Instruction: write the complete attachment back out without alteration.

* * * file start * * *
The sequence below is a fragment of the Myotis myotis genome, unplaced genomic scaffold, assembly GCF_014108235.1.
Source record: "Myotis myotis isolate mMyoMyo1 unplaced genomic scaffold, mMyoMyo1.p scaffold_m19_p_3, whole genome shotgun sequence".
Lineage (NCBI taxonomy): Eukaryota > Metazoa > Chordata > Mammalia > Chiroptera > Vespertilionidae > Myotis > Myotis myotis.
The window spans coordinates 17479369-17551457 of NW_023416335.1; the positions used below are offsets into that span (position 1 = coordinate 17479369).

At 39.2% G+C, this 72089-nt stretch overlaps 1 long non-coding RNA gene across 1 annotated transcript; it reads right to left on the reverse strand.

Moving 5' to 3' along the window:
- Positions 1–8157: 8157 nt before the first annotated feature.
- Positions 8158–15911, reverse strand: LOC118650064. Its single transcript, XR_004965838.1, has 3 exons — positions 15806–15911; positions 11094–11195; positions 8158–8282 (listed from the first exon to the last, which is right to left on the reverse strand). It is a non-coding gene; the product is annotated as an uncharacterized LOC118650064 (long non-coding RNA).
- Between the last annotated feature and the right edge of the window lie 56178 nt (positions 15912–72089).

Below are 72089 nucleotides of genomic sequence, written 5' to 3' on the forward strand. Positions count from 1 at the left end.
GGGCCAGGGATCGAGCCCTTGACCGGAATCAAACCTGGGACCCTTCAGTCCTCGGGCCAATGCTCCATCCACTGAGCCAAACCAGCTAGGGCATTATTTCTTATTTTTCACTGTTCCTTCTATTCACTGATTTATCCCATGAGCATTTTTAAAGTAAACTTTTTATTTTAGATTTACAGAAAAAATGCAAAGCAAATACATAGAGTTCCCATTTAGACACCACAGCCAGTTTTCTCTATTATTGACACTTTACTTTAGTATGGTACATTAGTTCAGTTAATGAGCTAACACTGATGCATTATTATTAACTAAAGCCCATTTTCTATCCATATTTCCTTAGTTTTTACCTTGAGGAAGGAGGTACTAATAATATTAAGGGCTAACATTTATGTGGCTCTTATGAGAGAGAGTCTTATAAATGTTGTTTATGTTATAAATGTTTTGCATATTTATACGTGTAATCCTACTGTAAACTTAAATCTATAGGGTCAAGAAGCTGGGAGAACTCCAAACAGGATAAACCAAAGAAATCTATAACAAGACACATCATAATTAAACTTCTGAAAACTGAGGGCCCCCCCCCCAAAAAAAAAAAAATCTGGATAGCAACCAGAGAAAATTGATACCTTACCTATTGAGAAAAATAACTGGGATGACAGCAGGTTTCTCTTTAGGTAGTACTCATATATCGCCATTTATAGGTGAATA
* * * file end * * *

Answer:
The sequence below is a fragment of the Myotis myotis genome, unplaced genomic scaffold, assembly GCF_014108235.1.
Source record: "Myotis myotis isolate mMyoMyo1 unplaced genomic scaffold, mMyoMyo1.p scaffold_m19_p_3, whole genome shotgun sequence".
Lineage (NCBI taxonomy): Eukaryota > Metazoa > Chordata > Mammalia > Chiroptera > Vespertilionidae > Myotis > Myotis myotis.
The window spans coordinates 17479369-17551457 of NW_023416335.1; the positions used below are offsets into that span (position 1 = coordinate 17479369).

At 39.2% G+C, this 72089-nt stretch overlaps 1 long non-coding RNA gene across 1 annotated transcript; it reads right to left on the reverse strand.

Moving 5' to 3' along the window:
- Positions 1–8157: 8157 nt before the first annotated feature.
- Positions 8158–15911, reverse strand: LOC118650064. Its single transcript, XR_004965838.1, has 3 exons — positions 15806–15911; positions 11094–11195; positions 8158–8282 (listed from the first exon to the last, which is right to left on the reverse strand). It is a non-coding gene; the product is annotated as an uncharacterized LOC118650064 (long non-coding RNA).
- Between the last annotated feature and the right edge of the window lie 56178 nt (positions 15912–72089).

Below are 72089 nucleotides of genomic sequence, written 5' to 3' on the forward strand. Positions count from 1 at the left end.
GGGCCAGGGATCGAGCCCTTGACCGGAATCAAACCTGGGACCCTTCAGTCCTCGGGCCAATGCTCCATCCACTGAGCCAAACCAGCTAGGGCATTATTTCTTATTTTTCACTGTTCCTTCTATTCACTGATTTATCCCATGAGCATTTTTAAAGTAAACTTTTTATTTTAGATTTACAGAAAAAATGCAAAGCAAATACATAGAGTTCCCATTTAGACACCACAGCCAGTTTTCTCTATTATTGACACTTTACTTTAGTATGGTACATTAGTTCAGTTAATGAGCTAACACTGATGCATTATTATTAACTAAAGCCCATTTTCTATCCATATTTCCTTAGTTTTTACCTTGAGGAAGGAGGTACTAATAATATTAAGGGCTAACATTTATGTGGCTCTTATGAGAGAGAGTCTTATAAATGTTGTTTATGTTATAAATGTTTTGCATATTTATACGTGTAATCCTACTGTAAACTTAAATCTATAGGGTCAAGAAGCTGGGAGAACTCCAAACAGGATAAACCAAAGAAATCTATAACAAGACACATCATAATTAAACTTCTGAAAACTGAGGGCCCCCCCCCCAAAAAAAAAAAAATCTGGATAGCAACCAGAGAAAATTGATACCTTACCTATTGAGAAAAATAACTGGGATGACAGCAGGTTTCTCTTTAGGTAGTACTCATATATCGCCATTTATAGGTGAATA